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(Click or hover over the above Scripture reference link to read the passage.)
You can feel the psalmist’s anguished heart in Psalm 28. He is in distress as he looks at the wicked prospering. You can feel the sense that the wicked are in the majority here and the psalmist is in the minority. That he is being pressed up against by this tide of evil in his culture and it’s looking grim. The key turning point is that he turns his heart toward God in the midst of his anguish.
I have met so many people who have been through such difficult experiences (have experienced evil) that it has turned their hearts away from God. God is seen as the one inflicting the evil so we feel like he’s abandoned us or given up on us. The Psalms don’t answer the question of why there is evil in the world or how could a good God allow suffering. These questions are valid, but they don’t have any slam dunk answers, and the Psalms don’t try giving any. But what we see in Psalm 28 is in the midst of evil’s afflictions, the psalmist turns toward God not away from him. We are going to experience trouble, evil, pain, suffering, et al in this world. Jesus assures us of this in John 16:33. I’ve had my own doubts and wrestling with God about why he has allowed me to experience certain sufferings and evils and the conclusion I have drawn is two-fold:
We are going to experience evil (suffering etc.).
Would I rather take it on by myself or with Jesus beside me?
I choose Jesus.
What we do know about Jesus is that he suffered. In all the world religions, he’s the only deity who suffered for his people. In his physical, emotional, and spiritual suffering on the cross, we can look to him when we experience physical, emotional, and spiritual suffering. It’s important that we remember it wasn’t only physical suffering he endured, but the betrayal of his closest friends and family members, the cosmic weight of the world’s sin on his shoulders, and the feeling that the Father himself had forsaken him. Jesus went through the deepest pits and he is with us when we go through ours. I just want to encourage people who have given up on God because of excruciating hardships they’ve endured to come back to him. To cry out to him like the psalms do and to put their hope and confidence in him and his eternal victory over sin and death.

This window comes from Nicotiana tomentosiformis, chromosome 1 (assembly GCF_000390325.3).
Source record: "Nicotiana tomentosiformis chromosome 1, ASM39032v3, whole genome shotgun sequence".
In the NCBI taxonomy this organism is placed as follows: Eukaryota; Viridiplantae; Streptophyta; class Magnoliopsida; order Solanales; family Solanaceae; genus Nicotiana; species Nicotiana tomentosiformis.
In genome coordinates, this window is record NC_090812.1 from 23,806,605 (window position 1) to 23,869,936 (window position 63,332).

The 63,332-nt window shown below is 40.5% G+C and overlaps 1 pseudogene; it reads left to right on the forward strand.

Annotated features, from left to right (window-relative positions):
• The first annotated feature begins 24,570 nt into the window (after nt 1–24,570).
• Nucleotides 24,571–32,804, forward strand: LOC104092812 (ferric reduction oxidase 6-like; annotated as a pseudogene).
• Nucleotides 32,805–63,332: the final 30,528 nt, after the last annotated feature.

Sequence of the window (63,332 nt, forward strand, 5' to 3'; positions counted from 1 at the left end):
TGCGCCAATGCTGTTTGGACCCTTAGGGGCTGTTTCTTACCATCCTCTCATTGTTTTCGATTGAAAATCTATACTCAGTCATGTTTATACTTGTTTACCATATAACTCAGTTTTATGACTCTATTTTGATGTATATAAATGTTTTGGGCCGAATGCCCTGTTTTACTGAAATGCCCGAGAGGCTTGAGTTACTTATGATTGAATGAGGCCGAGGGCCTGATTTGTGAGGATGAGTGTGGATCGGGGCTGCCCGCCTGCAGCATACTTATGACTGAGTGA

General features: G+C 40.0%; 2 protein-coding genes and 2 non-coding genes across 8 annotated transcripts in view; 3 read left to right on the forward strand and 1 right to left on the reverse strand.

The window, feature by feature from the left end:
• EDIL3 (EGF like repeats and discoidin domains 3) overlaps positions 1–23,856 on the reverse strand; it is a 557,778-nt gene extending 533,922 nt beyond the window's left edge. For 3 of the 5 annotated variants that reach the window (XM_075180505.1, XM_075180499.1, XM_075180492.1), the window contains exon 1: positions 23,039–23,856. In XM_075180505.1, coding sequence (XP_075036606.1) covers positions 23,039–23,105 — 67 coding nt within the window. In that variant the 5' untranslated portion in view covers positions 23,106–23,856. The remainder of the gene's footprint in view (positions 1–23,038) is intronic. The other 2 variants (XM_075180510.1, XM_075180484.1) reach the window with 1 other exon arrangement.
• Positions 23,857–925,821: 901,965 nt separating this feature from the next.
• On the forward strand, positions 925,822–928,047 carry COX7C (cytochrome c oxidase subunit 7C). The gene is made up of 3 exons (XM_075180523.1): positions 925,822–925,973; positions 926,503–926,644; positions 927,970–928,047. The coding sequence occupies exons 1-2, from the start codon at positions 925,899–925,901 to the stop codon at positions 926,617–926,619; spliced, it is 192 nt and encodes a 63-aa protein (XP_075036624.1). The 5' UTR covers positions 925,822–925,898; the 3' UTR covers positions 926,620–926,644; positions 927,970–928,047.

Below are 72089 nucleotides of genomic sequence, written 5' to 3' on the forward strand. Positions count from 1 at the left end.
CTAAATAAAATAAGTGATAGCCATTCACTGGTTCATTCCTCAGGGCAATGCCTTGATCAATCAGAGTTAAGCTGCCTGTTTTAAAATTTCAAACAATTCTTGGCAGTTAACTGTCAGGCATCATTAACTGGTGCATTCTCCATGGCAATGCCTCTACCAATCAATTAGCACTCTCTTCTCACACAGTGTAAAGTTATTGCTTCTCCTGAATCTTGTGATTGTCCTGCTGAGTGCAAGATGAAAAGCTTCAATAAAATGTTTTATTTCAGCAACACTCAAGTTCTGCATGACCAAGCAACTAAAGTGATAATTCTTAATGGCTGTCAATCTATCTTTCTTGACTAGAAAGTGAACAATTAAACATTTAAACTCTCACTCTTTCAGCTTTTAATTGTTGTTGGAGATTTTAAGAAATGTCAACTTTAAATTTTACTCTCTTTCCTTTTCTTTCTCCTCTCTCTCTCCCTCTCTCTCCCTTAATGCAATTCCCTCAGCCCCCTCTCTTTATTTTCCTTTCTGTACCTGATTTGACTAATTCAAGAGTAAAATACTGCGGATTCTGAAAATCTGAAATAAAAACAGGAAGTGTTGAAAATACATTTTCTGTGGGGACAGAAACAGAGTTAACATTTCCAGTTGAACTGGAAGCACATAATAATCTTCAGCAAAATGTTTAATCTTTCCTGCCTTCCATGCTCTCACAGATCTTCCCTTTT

Psalm 28 certainly hits on the ethical dichotomy between good and evil as well. As people who do evil are prospering, the psalmist reminds himself and us that God is his strength and shield and that he can be trusted. This fills the psalmist’s heart with joy and he sings songs of praise. We again see the imagery of a shield, strength, and fortress to describe God. Though the war rages on around me, God is my shield and fortress. We see this imagery over and over in the psalms and it is beautifully relevant to us today. The war isn’t going to end until Jesus gets back, but in the meantime, he is our fortress, refuge, and strength. Within the walls of his fortress are found hope, joy, and peace. As verse 9 states, he is our shepherd, carrying us forever. Will you trust Jesus to be your shepherd or will you try your hand at being a lone ranger sheep, toughing it out on your own through the pits and wolf packs of this world?
Prayer for the day: Jesus thank you for being my shepherd. Sometimes it feels I will be swallowed up by this evil world. Both its oppression on me, as well as my propensity to believe Satan’s lies that the ways of sin are better than your ways. Help me run to you and not to the lies of sin. Help me to run to your fortress and experience your goodness. Help me to find my joy, strength, and rest in you, knowing I will not find these things anywhere else. Save me from the emptiness of this world. I turn my heart toward you when things are overbearing. I run into your arms.
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- Ep. 63: Noah’s Story Part 3: Racial Justice - March 17, 2022